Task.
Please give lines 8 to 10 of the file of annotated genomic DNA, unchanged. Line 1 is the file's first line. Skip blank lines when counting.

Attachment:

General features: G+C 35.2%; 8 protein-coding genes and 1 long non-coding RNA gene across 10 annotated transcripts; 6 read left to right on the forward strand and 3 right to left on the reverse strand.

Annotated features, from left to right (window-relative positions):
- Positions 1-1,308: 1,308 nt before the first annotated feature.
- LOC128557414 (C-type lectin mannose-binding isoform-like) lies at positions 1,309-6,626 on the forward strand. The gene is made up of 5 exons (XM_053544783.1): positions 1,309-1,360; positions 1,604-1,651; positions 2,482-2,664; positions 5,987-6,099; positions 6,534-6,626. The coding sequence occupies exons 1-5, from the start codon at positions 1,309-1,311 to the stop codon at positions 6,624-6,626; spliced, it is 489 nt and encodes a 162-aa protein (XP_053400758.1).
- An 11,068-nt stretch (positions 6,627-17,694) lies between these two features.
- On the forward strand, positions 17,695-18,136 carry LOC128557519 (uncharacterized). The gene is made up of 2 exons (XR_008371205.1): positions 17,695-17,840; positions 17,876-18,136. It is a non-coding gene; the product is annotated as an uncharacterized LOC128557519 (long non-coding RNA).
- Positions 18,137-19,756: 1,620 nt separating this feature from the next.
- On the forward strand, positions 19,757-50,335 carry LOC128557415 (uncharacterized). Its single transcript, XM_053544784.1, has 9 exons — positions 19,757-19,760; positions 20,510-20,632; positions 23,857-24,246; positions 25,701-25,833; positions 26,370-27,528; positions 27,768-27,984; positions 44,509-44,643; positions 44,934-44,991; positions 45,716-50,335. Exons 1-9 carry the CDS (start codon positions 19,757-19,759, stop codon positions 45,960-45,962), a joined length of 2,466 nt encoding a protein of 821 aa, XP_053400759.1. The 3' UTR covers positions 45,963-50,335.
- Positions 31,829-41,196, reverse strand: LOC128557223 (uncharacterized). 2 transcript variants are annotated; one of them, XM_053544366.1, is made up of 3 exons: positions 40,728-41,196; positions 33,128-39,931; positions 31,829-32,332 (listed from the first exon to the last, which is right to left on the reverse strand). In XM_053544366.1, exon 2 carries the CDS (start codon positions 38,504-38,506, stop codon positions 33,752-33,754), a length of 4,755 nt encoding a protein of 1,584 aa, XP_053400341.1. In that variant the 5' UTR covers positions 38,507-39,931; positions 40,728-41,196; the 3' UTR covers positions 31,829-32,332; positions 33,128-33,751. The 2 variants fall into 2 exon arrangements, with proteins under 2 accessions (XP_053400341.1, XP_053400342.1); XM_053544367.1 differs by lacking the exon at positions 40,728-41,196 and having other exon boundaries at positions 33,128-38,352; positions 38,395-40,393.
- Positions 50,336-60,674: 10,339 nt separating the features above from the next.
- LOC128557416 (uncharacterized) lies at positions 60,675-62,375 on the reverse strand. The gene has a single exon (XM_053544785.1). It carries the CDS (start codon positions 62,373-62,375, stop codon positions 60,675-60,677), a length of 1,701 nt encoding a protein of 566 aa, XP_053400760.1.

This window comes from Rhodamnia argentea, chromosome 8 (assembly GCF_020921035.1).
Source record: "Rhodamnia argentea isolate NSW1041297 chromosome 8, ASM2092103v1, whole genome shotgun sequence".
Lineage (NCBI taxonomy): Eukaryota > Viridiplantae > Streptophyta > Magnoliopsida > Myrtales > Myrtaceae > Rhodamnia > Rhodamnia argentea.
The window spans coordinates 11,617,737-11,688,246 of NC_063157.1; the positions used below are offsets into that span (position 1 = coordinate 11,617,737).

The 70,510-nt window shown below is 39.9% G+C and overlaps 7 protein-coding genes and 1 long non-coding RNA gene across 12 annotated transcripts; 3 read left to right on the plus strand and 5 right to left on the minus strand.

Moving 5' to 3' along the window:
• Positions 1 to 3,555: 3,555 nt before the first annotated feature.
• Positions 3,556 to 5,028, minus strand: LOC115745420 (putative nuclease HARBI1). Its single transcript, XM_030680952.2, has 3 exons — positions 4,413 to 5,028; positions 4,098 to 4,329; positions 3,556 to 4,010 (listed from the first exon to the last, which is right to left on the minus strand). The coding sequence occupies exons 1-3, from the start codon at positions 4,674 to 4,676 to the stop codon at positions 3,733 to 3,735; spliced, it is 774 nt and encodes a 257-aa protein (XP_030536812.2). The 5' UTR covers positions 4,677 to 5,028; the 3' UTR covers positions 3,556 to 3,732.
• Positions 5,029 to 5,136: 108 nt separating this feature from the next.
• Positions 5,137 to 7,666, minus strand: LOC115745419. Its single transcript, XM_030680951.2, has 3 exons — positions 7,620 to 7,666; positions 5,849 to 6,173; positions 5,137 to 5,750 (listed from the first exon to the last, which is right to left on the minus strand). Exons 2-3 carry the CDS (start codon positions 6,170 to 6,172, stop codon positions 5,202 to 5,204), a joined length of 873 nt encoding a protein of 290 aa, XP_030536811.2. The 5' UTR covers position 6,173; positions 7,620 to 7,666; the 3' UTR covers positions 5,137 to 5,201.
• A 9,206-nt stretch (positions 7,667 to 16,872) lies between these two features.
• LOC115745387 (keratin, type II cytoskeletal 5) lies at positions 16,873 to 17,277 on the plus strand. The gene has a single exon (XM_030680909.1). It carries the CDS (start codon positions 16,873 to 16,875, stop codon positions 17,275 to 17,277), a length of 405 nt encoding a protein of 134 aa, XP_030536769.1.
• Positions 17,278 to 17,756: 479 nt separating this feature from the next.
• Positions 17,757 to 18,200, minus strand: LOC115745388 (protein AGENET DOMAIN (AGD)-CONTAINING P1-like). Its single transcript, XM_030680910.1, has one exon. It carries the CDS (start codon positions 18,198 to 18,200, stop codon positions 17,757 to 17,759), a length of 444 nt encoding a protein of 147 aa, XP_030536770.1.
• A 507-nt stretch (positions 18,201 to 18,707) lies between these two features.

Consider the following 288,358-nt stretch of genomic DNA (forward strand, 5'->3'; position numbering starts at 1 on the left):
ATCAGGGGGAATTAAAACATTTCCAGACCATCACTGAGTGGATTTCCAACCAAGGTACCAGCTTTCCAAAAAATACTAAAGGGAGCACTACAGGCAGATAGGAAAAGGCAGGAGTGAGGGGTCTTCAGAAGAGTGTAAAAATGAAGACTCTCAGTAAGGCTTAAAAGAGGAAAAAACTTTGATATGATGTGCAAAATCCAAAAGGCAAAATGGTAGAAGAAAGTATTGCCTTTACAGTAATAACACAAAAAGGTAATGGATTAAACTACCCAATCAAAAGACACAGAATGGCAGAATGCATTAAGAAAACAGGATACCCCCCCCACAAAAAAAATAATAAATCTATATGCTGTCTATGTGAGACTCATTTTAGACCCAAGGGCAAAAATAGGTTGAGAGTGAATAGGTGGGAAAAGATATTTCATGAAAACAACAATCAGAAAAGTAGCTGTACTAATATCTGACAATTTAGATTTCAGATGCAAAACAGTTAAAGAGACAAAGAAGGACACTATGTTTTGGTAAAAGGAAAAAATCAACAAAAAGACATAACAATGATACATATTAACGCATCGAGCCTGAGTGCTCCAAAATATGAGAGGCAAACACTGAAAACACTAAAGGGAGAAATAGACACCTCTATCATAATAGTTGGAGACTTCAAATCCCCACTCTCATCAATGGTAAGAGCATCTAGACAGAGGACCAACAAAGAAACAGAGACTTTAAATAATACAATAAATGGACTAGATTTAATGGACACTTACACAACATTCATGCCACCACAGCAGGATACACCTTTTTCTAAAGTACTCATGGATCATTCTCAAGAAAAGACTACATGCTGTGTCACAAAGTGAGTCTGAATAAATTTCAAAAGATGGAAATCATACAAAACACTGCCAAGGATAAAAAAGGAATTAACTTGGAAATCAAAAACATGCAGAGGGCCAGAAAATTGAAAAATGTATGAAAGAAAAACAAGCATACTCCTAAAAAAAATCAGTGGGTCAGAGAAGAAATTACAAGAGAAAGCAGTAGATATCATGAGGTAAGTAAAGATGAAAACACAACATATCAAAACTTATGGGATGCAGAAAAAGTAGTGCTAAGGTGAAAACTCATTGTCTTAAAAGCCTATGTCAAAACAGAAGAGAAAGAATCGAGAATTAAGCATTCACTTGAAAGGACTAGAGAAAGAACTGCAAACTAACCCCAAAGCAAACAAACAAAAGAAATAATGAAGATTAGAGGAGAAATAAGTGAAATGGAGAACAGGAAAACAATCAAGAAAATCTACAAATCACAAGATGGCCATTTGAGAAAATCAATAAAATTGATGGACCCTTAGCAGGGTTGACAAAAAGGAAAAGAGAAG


- On the forward strand, positions 19,757-50,335 carry LOC128557415 (uncharacterized). Its single transcript, XM_053544784.1, has 9 exons — positions 19,757-19,760; positions 20,510-20,632; positions 23,857-24,246; positions 25,701-25,833; positions 26,370-27,528; positions 27,768-27,984; positions 44,509-44,643; positions 44,934-44,991; positions 45,716-50,335. Exons 1-9 carry the CDS (start codon positions 19,757-19,759, stop codon positions 45,960-45,962), a joined length of 2,466 nt encoding a protein of 821 aa, XP_053400759.1. The 3' UTR covers positions 45,963-50,335.
- Positions 31,829-41,196, reverse strand: LOC128557223 (uncharacterized). 2 transcript variants are annotated; one of them, XM_053544366.1, is made up of 3 exons: positions 40,728-41,196; positions 33,128-39,931; positions 31,829-32,332 (listed from the first exon to the last, which is right to left on the reverse strand). In XM_053544366.1, exon 2 carries the CDS (start codon positions 38,504-38,506, stop codon positions 33,752-33,754), a length of 4,755 nt encoding a protein of 1,584 aa, XP_053400341.1. In that variant the 5' UTR covers positions 38,507-39,931; positions 40,728-41,196; the 3' UTR covers positions 31,829-32,332; positions 33,128-33,751. The 2 variants fall into 2 exon arrangements, with proteins under 2 accessions (XP_053400341.1, XP_053400342.1); XM_053544367.1 differs by lacking the exon at positions 40,728-41,196 and having other exon boundaries at positions 33,128-38,352; positions 38,395-40,393.
- Positions 50,336-60,674: 10,339 nt separating the features above from the next.